But some Republicans say Trump is gambling everything with his attacks on Biden.

“I think it’s high-stakes poker and nobody really knows the ultimate winner right now,” said GOP strategist Colin Reed.

“Conventional wisdom has always said that impeachment would be a good thing for Trump because it would rally his base and divide the Democrats,” Reed said, but he added Trump may have “gone over his skis” by betting that collateral damage he’s able to inflict on Biden would outweigh any damage caused to him by impeachment proceedings.

“On a tactical level I think Trump believes this hurts Biden more than him,” said another former White House official.

Some of Trump’s closest aides have advised against releasing the transcript, reasoning it will harm future relations with foreign leaders. But Trump, seeking to clear his name and turn the attention to Biden, ordered the “fully declassified and unredacted” conversation be released.

The Ukraine controversy has played out at light speed compared to the Mueller probe.

The existence of the whistleblower complaint was first revealed on Sept. 13, and Trump acknowledged Sunday that he raised the matter of Biden and corruption during the call with Zelensky.

By Tuesday morning, Trump had confirmed reports that he withheld military aid to Ukraine but said he did so because he wanted European countries to pay more in assistance. The developments have exacerbated concerns among his critics that Trump used the funds as a cudgel over Ukraine to get the country to investigate his political rival — something the president has denied took place in the form of an explicit quid pro quo.

“I want other countries to put up money. I think it’s unfair that we put up the money. Then people called me, they said, ‘Oh, let it go.’ And I let it go,” Trump told reporters, explaining his decision to hold up the funds. Trump noted the funds have since been released to Ukraine.

Trump’s remarks before the United Nations on Tuesday as well as his meetings with global leaders have been completely eclipsed by rising scrutiny of the conversation with Zelensky.

The president was asked about Ukraine as he arrived at the United Nations on Monday and Tuesday. The swelling scandal was also broached by reporters during his meetings with the leaders of Singapore, Poland and Great Britain.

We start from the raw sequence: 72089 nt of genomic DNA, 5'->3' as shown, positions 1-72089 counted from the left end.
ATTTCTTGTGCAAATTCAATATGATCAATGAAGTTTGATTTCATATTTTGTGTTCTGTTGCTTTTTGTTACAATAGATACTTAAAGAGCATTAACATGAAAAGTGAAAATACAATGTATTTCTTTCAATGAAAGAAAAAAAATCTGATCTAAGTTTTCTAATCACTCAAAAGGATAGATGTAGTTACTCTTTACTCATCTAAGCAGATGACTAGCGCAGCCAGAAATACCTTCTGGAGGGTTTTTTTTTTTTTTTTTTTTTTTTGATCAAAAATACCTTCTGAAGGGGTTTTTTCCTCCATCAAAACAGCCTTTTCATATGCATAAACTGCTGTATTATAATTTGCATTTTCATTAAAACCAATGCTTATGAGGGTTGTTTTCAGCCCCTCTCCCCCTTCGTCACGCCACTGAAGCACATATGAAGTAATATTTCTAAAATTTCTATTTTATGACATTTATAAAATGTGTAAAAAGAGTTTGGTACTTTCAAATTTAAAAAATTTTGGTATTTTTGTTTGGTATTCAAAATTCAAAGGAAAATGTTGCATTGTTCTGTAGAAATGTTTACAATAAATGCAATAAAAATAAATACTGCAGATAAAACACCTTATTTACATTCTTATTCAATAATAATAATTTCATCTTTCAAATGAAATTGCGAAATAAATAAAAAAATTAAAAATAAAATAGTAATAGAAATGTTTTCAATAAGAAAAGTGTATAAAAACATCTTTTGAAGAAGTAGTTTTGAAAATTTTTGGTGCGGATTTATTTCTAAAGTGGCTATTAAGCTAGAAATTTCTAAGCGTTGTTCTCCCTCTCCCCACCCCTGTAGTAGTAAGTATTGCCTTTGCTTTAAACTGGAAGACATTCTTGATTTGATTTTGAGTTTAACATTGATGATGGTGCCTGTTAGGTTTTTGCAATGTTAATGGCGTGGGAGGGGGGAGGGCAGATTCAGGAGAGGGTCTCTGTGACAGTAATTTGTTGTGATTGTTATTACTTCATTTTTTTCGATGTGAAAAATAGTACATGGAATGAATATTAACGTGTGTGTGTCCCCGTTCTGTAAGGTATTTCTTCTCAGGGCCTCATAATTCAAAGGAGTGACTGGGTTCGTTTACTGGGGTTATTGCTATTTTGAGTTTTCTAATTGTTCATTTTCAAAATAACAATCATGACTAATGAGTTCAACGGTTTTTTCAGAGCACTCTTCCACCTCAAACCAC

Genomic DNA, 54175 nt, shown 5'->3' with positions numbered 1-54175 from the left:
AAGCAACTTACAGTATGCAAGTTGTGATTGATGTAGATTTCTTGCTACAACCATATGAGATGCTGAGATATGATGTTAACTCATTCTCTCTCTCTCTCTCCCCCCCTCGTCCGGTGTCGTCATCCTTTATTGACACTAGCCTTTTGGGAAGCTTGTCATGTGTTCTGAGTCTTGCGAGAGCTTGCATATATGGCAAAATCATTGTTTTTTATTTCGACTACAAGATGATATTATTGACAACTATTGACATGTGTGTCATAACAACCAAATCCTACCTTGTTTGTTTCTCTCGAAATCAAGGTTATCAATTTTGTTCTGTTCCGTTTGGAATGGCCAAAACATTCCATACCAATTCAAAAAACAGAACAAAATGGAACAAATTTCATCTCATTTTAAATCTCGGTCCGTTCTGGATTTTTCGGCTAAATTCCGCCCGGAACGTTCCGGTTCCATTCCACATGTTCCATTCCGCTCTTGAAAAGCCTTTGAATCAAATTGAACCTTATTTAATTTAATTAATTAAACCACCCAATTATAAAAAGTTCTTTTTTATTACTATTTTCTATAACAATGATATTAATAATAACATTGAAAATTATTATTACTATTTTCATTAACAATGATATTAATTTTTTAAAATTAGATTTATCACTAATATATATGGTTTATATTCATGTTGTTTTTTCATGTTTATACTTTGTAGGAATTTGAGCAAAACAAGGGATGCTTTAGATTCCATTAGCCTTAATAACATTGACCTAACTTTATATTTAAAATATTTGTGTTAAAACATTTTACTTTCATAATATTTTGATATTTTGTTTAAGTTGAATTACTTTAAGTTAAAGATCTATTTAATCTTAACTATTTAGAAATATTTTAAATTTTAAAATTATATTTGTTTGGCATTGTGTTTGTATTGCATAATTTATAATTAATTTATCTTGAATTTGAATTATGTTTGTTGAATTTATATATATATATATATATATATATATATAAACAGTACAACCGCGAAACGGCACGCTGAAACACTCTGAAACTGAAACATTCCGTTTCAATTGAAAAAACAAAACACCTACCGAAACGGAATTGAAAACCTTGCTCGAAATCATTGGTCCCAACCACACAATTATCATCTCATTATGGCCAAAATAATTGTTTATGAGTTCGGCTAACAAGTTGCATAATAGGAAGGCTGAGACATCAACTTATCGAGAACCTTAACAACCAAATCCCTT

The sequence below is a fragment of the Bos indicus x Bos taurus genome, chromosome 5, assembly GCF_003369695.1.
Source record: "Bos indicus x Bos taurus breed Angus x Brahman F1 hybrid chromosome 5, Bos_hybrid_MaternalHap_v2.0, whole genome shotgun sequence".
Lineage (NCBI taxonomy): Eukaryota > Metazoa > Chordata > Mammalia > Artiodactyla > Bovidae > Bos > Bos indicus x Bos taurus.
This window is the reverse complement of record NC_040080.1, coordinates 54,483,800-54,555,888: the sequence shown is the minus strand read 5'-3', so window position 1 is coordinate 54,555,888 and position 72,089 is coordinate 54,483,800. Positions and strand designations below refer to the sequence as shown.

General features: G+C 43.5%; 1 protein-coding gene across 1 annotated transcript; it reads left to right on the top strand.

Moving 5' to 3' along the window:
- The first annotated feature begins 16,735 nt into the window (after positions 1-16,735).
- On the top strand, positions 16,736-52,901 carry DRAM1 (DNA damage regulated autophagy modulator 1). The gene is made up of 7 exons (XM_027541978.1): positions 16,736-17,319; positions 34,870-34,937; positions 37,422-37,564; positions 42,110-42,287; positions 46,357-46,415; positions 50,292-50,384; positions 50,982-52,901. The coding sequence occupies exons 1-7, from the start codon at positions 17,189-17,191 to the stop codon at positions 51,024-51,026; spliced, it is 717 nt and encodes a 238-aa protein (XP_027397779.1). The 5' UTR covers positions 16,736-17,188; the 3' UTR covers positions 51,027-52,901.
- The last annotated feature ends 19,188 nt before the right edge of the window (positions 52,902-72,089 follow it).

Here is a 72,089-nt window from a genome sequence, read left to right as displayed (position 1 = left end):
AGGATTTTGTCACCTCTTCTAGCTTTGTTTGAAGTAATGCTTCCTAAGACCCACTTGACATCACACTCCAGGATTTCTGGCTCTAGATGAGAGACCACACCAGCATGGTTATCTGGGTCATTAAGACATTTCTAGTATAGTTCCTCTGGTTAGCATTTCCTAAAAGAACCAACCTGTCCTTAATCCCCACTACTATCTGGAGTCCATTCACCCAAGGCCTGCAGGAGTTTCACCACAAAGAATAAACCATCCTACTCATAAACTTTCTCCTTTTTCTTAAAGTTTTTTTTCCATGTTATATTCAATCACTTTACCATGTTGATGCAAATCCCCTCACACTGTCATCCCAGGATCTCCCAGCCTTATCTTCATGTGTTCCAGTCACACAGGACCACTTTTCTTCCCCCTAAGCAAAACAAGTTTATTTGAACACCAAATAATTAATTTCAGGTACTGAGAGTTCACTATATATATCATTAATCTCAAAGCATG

During one particularly tense exchange, Trump told reporters as Polish President Andrzej Duda looked on that if a Republican had the same ties to Ukraine as Biden, “they’d be getting the electric chair by right now.”

Hunter Biden was on the board of a natural gas company owned by a Ukrainian oligarch while his father served as vice president. Joe Biden pushed in 2016 for the dismissal of a Ukrainian prosecutor who had been accused of overlooking corruption in his own office, threatening to withhold money if the prosecutor was not fired.

There’s no indication Biden was acting with his son’s interests in mind, and he has denied doing so. But Trump and his allies, including his personal attorney Rudy GiulianiRudy GiulianiFeehery: Weak mayors destroy America's great cities Coronavirus concerns emerge around debates Giuliani says Black Lives Matter is 'domestic terrorist' group MORE, have pushed for an investigation into the Bidens in Ukraine and decried the former vice president as “corrupt.”

The controversy has put Zelensky in an uncomfortable position, but he will be unable to avoid the spotlight during Wednesday’s meeting. A former actor and production executive, Zelensky was elected in April after campaigning on a pledge to address corruption and other longstanding problems in Ukraine.

In an exclusive interview with Voice of America on Tuesday, Zelensky said he expected the meeting with Trump to be “very warm.”

“We just want the U.S. to always support Ukraine and Ukraine’s course in its fight against aggression and war,” he said via a translator. “It seems to me that it is so. And everything seems to lead to this. I think our meeting will be very warm.”